We all know Artificial Intelligence (AI) is a rapidly advancing technology changing the world in many ways. (Enter evil ChatGPT vibes…)
With AI technology increasing, people are beginning to wonder whether AI will eventually take over their jobs and their lives. Our study, which analyzed Google search data from November 30, 2022 (when OpenAI released ChatGPT), to April 4, 2023, sheds light on which countries fear AI the most.
Also, Do you know what’s scary? AI snatching our jobs!
Yeah, machines are already starting to take over some industries, and who knows what’ll happen next?
The phenomenon of job automation and AI disruption has been a growing concern in recent years. For instance, AI-driven chatbots have already substituted customer service representatives in some companies.
According to our study conducted by analyzing Google search data, the country that fears AI taking over jobs, the most is “Canada.”
Searches for ‘will ai take over’ increased by 298% during this time period. Whereas, Online searches for ‘will ai take over the world’ spiked by 732.2%, but the most significant spike was for the phrase ‘will ai take over jobs,’ with searches increasing by a staggering 942.75%. This search phrase became the focus of our study, and we identified the top five countries that searched for it the most.
Canada tops the list, with a search interest percentage of 100, indicating that every internet user in Canada who searched for the phrase ‘will AI take over jobs’ during the period of our study. The United States comes in second, with an 89% search interest percentage, followed by Australia with 73%. The United Kingdom and India complete the list, with search interest percentages of 68% and 27%, respectively.
|Search Interest (%)
Well, Canadians are the most afraid of AI taking over jobs. That’s pretty intense, don’t you think?
It’s interesting to note that the top four countries on the list are all developed nations with advanced technological infrastructures. Canada, the US, Australia and the UK are all known for their innovative and progressive tech industries, which may explain why people in these countries are more concerned about the impact of AI on their jobs.
On the other hand, India, which is also rapidly growing in the tech industry, is relatively less concerned, with a lower search interest percentage of 27%.A spokesperson from averagebeing commented
In 2017, Canada became the first country to release a national AI strategy. Around $443.8 million has been earmarked over ten years to advance research and innovation by the Canadian Institute for Advanced Research. The funding has been allocated to leading AI research institutes such as Amii, Mila, and the Vector Institute, among others.
Another factor contributing to the fear of AI is the portrayal of AI in popular media. Science fiction movies and TV shows often depict AI as an evil force that seeks to dominate humanity.
While this is not necessarily an accurate portrayal of AI, it does contribute to a sense of unease and uncertainty about the technology’s future. The time has come; notwithstanding the potential benefits of AI and automation, the widespread concerns of individuals regarding their impact on employment cannot be ignored.
Some policies to tackle the AI job crisis!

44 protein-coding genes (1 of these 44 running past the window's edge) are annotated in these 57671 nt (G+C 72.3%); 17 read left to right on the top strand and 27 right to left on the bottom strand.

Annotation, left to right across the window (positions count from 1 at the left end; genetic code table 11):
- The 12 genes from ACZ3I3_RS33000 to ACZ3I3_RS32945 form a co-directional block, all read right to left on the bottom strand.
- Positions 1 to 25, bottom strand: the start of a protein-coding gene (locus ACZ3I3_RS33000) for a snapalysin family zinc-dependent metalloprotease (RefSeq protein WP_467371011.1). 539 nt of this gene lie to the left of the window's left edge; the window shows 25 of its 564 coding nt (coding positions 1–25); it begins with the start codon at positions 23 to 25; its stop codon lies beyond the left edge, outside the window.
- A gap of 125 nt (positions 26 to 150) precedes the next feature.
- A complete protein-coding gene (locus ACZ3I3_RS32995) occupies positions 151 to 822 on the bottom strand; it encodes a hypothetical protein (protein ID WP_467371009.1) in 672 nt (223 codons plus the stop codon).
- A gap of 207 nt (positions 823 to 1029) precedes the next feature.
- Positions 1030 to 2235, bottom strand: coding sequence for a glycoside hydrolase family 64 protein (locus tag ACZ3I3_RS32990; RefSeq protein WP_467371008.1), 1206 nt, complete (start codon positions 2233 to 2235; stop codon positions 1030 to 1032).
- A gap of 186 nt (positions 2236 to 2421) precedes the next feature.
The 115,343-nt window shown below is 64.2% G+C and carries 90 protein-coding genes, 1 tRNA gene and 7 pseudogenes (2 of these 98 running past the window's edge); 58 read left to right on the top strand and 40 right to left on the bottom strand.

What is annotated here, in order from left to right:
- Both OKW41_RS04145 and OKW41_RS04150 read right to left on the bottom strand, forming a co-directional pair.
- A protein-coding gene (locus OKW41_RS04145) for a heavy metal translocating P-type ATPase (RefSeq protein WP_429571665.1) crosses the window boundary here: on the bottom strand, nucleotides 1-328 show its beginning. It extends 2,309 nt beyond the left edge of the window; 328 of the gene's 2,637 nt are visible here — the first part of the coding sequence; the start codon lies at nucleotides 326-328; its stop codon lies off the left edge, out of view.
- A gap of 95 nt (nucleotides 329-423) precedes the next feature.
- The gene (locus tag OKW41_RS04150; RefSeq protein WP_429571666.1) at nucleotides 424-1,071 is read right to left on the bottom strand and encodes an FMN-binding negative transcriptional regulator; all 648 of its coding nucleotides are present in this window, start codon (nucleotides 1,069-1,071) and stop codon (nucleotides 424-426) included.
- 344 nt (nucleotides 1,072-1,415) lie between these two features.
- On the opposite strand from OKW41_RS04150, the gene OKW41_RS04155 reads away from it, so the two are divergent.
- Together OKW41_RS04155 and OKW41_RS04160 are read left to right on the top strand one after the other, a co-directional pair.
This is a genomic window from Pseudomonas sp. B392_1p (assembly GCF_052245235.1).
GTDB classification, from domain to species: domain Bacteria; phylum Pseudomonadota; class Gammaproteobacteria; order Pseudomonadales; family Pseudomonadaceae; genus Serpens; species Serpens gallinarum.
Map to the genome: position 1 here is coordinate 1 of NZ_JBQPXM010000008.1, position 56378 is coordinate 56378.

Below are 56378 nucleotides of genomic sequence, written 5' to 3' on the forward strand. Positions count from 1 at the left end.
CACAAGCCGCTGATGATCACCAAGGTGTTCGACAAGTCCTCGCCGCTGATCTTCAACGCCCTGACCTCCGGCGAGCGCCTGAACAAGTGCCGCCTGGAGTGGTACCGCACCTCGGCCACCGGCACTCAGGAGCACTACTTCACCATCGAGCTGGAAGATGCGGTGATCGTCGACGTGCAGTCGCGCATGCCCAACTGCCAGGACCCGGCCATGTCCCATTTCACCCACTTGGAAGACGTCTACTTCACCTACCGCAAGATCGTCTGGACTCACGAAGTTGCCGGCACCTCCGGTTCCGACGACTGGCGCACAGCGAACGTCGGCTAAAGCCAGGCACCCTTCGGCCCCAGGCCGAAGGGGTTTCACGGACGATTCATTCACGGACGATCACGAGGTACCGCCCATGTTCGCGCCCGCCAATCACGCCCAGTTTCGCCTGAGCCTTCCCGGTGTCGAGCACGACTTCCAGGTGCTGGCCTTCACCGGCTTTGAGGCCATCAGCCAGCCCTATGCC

We must figure out how to help folks who are worried about losing their jobs. To this end, developing training programs that enable the reskilling and upskilling of workers is a viable option.
Additionally, policymakers could consider enacting approaches that incentivize companies that invest in employee training and development initiatives. This would equip workers with the skills required to meet the demands of the evolving job market, thereby augmenting their employability.
For example, AI-powered tools could assist doctors in diagnosing and treating patients rather than replacing them altogether. Similarly, in the manufacturing sector, robots could work alongside humans, performing tasks that are too dangerous or repetitive for humans to carry out.
Governments and organizations can also work together to create new task possibilities in areas where AI isn’t always likely to replace human employees anytime soon.
For instance, healthcare, training, and social services jobs require a human touch and are much less likely to get replaced via AI. Furthermore, careers within the creative fields, which include artwork and music, require human creativity and can’t be changed through AI. These are all original pieces of art, not some scrapped skill.
It’s crucial to be aware that the impact of AI on employment is not equal throughout all countries. A few international locations can be more prone to losing jobs because of the character of their economic system or the extent of schooling and education in their workers. In such situations, governments can be critical in ensuring citizens are organized for the changing activity marketplace.
The worry of AI taking over jobs is a growing subject, with Canada being the country that fears AI the maximum in this regard. With the proper approach, we will harness the energy of AI to create a better future for all. There is no other way around it.
Overall, our study provides valuable insights into the countries that are most concerned about the impact of AI on their jobs. As AI continues to develop and become more integrated into our daily lives, it is essential to address these concerns and ensure that the benefits of this technology are realized while minimizing its potential negative impact.